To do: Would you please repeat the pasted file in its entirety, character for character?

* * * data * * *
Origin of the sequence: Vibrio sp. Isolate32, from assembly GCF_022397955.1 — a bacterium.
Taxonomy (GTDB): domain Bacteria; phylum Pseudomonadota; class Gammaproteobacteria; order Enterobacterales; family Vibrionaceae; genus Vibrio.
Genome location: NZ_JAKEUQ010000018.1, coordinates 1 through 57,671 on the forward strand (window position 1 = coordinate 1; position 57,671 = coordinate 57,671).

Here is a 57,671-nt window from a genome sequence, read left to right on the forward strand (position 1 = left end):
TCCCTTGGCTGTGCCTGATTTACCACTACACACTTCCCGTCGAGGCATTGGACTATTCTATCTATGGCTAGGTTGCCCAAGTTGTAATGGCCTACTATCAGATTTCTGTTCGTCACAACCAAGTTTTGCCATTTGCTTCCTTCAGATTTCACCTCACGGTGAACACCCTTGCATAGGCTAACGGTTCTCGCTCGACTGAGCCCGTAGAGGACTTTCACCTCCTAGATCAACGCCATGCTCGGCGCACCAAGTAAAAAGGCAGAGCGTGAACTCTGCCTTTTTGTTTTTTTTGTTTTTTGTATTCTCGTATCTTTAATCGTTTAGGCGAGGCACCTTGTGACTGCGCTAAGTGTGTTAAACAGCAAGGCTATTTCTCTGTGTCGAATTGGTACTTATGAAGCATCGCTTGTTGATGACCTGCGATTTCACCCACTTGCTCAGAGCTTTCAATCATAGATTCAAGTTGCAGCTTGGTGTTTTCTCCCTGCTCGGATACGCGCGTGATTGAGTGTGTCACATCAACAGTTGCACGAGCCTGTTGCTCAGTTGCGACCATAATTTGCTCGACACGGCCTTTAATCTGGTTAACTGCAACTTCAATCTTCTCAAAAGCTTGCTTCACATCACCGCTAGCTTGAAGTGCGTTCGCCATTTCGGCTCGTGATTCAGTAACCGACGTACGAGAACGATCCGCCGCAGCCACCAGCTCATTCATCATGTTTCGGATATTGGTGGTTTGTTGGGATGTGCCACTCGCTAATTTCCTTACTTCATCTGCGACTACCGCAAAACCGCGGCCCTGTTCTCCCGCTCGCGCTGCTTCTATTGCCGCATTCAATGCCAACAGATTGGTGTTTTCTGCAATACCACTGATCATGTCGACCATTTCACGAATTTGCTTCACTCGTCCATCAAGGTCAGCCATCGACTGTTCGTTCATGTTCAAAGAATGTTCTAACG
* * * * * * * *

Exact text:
Origin of the sequence: Vibrio sp. Isolate32, from assembly GCF_022397955.1 — a bacterium.
Taxonomy (GTDB): domain Bacteria; phylum Pseudomonadota; class Gammaproteobacteria; order Enterobacterales; family Vibrionaceae; genus Vibrio.
Genome location: NZ_JAKEUQ010000018.1, coordinates 1 through 57,671 on the forward strand (window position 1 = coordinate 1; position 57,671 = coordinate 57,671).

Here is a 57,671-nt window from a genome sequence, read left to right on the forward strand (position 1 = left end):
TCCCTTGGCTGTGCCTGATTTACCACTACACACTTCCCGTCGAGGCATTGGACTATTCTATCTATGGCTAGGTTGCCCAAGTTGTAATGGCCTACTATCAGATTTCTGTTCGTCACAACCAAGTTTTGCCATTTGCTTCCTTCAGATTTCACCTCACGGTGAACACCCTTGCATAGGCTAACGGTTCTCGCTCGACTGAGCCCGTAGAGGACTTTCACCTCCTAGATCAACGCCATGCTCGGCGCACCAAGTAAAAAGGCAGAGCGTGAACTCTGCCTTTTTGTTTTTTTTGTTTTTTGTATTCTCGTATCTTTAATCGTTTAGGCGAGGCACCTTGTGACTGCGCTAAGTGTGTTAAACAGCAAGGCTATTTCTCTGTGTCGAATTGGTACTTATGAAGCATCGCTTGTTGATGACCTGCGATTTCACCCACTTGCTCAGAGCTTTCAATCATAGATTCAAGTTGCAGCTTGGTGTTTTCTCCCTGCTCGGATACGCGCGTGATTGAGTGTGTCACATCAACAGTTGCACGAGCCTGTTGCTCAGTTGCGACCATAATTTGCTCGACACGGCCTTTAATCTGGTTAACTGCAACTTCAATCTTCTCAAAAGCTTGCTTCACATCACCGCTAGCTTGAAGTGCGTTCGCCATTTCGGCTCGTGATTCAGTAACCGACGTACGAGAACGATCCGCCGCAGCCACCAGCTCATTCATCATGTTTCGGATATTGGTGGTTTGTTGGGATGTGCCACTCGCTAATTTCCTTACTTCATCTGCGACTACCGCAAAACCGCGGCCCTGTTCTCCCGCTCGCGCTGCTTCTATTGCCGCATTCAATGCCAACAGATTGGTGTTTTCTGCAATACCACTGATCATGTCGACCATTTCACGAATTTGCTTCACTCGTCCATCAAGGTCAGCCATCGACTGTTCGTTCATGTTCAAAGAATGTTCTAACG